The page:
Responding to Brian’s talk, participants asked questions about whether “historic” could be considered an additional digital twin type with Brian confirming that historical are considered within the proposed types..  A lot of the discussion focused on data and data sets. This included the exchange data used by DAFNI with Brian confirming the use of a standardized dataset called DCAT which DAFNI are planning to publish. There were also questions to contextualize DAFNI within the NDT programme. 
    The full Q&A discussion transcript can be found here. 
    Urban Digital Twins 
    Following Brian, Tanguy Coenen from IMEC presented on IMEC’s built environment digital twin (BuDi) as well as the idea of a city-scale digital twin.  Explaining BuDi’s role as a decision-marking tool informed by near real-time data via sensors and IoT devices, Tanguy articulated how BuDI can support several use cases.  In addition, Tanguy also considered digital twin use case types by considering: 
    Yesterday: Historical  Today: Realtime  Tomorrow: Predictive  Considering current smart cities as a set of silos, Tanguy expressed a desire for interoperability and data connectivity between these disparate datasets to form a urban digital twin what can support both public and private asset collections. 
    Responding to Tanguy’s talk, questions were asked about terminology and the relationship to the ISO smart cities initiatives as well as the importance of standards around open data.  Tanguy confirmed IMECs desire to support and align with these efforts.  When asked about high-value use cases, Tanguy referred to: people flow, air quality and flooding as key urban-scale use cases. 
    The full Q&A discussion transcript can be found here. 
    Twinfrastructure 
    Continuing the digital twin talk series, Neil Thompson from Atkins introduced the Commons workstream and the Glossary, a key mechanism to enable a common language to support the NDT programme.  Neil described the Commons mission to build capability through an evidence-based approach, and drew several parallels between the commons and the creation of the internet, including utilizing open and agile methodologies. As thinking develops, Neil sees the commons as the location for discussion and consensus gathering to support formal standardization once consensus had been achieved.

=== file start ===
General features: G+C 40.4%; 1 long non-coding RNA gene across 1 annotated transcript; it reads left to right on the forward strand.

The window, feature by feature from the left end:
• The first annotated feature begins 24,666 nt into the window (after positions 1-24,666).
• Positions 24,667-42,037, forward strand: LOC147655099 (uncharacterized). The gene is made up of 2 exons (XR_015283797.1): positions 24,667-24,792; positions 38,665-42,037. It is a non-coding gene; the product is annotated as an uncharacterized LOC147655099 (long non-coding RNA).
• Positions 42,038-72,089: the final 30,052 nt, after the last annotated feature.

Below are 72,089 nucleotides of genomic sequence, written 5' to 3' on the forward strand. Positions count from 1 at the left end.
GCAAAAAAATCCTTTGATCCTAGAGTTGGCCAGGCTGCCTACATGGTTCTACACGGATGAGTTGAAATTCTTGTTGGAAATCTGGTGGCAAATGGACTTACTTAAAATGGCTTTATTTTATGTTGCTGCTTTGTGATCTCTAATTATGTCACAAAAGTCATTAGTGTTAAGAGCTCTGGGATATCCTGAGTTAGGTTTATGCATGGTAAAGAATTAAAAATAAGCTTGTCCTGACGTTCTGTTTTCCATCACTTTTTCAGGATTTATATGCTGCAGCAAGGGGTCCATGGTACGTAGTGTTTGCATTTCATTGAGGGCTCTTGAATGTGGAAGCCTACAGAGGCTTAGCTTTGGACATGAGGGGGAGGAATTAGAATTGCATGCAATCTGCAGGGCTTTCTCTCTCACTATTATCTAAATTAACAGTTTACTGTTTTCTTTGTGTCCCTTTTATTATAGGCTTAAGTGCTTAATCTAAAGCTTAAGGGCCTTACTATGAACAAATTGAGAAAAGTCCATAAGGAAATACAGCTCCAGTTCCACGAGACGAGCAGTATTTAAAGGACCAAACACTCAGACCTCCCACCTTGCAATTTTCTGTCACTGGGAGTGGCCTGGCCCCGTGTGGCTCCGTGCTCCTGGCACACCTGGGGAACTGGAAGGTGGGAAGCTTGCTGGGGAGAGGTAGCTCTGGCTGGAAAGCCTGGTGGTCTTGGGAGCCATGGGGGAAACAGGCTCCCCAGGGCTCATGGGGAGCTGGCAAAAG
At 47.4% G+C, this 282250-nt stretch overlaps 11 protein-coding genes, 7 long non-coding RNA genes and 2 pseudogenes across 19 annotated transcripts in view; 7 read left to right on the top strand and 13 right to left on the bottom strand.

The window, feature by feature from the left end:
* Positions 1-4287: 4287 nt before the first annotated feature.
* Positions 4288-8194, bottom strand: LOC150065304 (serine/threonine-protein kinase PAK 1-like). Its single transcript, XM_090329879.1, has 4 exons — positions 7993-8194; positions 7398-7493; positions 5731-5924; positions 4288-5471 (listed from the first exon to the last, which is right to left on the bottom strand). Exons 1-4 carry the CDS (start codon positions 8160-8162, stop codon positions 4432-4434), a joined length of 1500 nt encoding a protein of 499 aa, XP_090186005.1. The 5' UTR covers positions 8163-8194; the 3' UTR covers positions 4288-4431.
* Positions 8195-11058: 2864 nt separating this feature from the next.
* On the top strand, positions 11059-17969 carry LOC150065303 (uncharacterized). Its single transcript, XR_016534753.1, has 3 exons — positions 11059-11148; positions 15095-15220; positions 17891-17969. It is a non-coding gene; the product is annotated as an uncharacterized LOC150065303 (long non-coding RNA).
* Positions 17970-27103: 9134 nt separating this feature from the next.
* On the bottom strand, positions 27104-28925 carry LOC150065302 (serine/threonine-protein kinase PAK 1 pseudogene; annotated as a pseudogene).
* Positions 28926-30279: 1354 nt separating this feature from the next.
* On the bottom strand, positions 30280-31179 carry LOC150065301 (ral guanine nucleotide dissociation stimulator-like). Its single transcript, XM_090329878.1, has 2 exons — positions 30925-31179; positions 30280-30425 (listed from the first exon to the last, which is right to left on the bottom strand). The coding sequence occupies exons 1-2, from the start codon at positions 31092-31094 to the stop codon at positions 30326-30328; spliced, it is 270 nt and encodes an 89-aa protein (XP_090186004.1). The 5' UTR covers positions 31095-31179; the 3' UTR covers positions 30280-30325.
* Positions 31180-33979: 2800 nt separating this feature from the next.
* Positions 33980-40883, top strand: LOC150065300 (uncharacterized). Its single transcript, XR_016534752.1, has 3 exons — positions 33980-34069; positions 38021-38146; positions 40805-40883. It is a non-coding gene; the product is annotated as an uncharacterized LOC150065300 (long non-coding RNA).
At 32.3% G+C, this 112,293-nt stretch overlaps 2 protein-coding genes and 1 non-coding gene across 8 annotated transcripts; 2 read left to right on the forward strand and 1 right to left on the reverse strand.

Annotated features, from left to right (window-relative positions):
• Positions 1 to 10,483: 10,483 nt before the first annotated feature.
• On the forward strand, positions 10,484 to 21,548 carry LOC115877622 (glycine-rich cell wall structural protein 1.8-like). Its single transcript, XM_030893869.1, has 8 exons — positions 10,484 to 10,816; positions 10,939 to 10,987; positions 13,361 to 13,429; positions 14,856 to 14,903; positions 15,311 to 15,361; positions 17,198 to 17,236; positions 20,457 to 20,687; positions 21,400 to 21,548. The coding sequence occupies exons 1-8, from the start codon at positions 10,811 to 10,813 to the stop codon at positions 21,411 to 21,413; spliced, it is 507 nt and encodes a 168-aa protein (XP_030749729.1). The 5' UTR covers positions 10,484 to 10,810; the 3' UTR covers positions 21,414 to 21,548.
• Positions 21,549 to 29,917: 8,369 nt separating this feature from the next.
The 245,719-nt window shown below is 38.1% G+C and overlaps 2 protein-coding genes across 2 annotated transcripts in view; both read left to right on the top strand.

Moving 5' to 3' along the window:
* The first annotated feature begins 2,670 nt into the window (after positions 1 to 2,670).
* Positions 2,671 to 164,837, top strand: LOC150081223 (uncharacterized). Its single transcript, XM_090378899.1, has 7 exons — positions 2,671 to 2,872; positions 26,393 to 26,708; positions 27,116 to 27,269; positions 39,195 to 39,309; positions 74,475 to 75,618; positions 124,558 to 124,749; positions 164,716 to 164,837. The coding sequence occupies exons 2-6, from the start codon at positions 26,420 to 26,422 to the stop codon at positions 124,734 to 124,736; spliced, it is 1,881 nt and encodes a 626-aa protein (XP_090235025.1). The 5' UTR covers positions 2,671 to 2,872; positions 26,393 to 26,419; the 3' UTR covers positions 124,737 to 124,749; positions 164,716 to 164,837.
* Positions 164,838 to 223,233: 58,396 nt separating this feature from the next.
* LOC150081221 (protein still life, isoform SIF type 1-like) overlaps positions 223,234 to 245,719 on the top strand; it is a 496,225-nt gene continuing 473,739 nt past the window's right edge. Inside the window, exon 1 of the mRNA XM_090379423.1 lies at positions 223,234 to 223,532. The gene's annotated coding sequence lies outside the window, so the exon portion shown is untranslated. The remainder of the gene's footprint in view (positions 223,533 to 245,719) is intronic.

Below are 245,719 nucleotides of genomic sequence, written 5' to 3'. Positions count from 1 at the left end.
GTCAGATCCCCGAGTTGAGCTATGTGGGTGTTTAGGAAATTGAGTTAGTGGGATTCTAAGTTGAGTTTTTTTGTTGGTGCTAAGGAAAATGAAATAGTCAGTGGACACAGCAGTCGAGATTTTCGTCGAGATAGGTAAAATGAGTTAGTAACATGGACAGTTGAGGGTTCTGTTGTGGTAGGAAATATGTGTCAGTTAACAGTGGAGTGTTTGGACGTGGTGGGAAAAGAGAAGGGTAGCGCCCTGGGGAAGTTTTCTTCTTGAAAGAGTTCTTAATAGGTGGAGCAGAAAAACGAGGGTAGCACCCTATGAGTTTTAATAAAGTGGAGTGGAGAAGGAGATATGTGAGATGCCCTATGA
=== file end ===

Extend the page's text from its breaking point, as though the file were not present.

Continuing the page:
Responding to Neil’s talk, questions were asked about where a similar approach to consensus building had taken place with Neil referring to examples such as GitHub and Stackoverflow.  Questions were also asked about the glossaries relationship to existing resources, with Neil referring to its ability to record whether an entry is a “shared” term. 
    The full Q&A discussion transcript can be found here. 
    In addition, the Glossary that Neil referred to can be found here. 
    Digital Roundtable 
    Finally, to conclude the digital twin talk series, Simon Evans from Arup moderated a round table discussion between the previous speakers.  Brian, Tanguy, Neil and Simon provided their reflections and insight and answered questions from the audience. 
    The round table dealt with a wide array of topics such as: 
    What makes digital twins different for the built environment compared to other sectors?  With the roundtable agreeing that the aspects that constitute a digital twin have been present in the built environment, but the use of the term demonstrates an evolution of thinking, the need for data connectivity, outcome focus, and a focus on data-driven decision making. 
      How the NDT programme will address security and interoperability challenges? With the roundtable referring to the Information Management Framework Pathway and a future pathway related to security and security-mindedness.  
      How might a digital twin support social distancing?  With the roundtable providing examples of using hydrodynamic modelling and occupant monitoring via camera data to monitor and support social distance policies.  The videos of each of the talks as well as the round table discussion can be found here. 
     
    And there we have it.  This series digital twin talks was developed to explore how digital twins are defined and the overarching concepts around them.  Thank you for contributing to the discussions.  Your level of engagement and willingness to share are what have made these talks a success.   
    Please let me know what topics you would like future digital twin talks to address? If you have any suggestions on how to improve these talks? Or who you may want to hear a talk from in the future. 
     
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    In my first article, I explored the basic concept of digital twins. Fundamentally, they are a digital replica of a physical thing - a ‘twin’. But depending on maturity, this replica can range from a simple representation of a local component, all the way to a fully integrated and highly accurate model of an entire asset, facility or even a country, with each component dynamically linked to engineering, construction, and operational data.
    This broad range of what a digital twin can be has made defining and understanding them extremely difficult, with disagreement on what level of maturity or features constitute a ‘true’ digital twin. Inflated market expectations, promising more than is currently achievable, have further complicated things.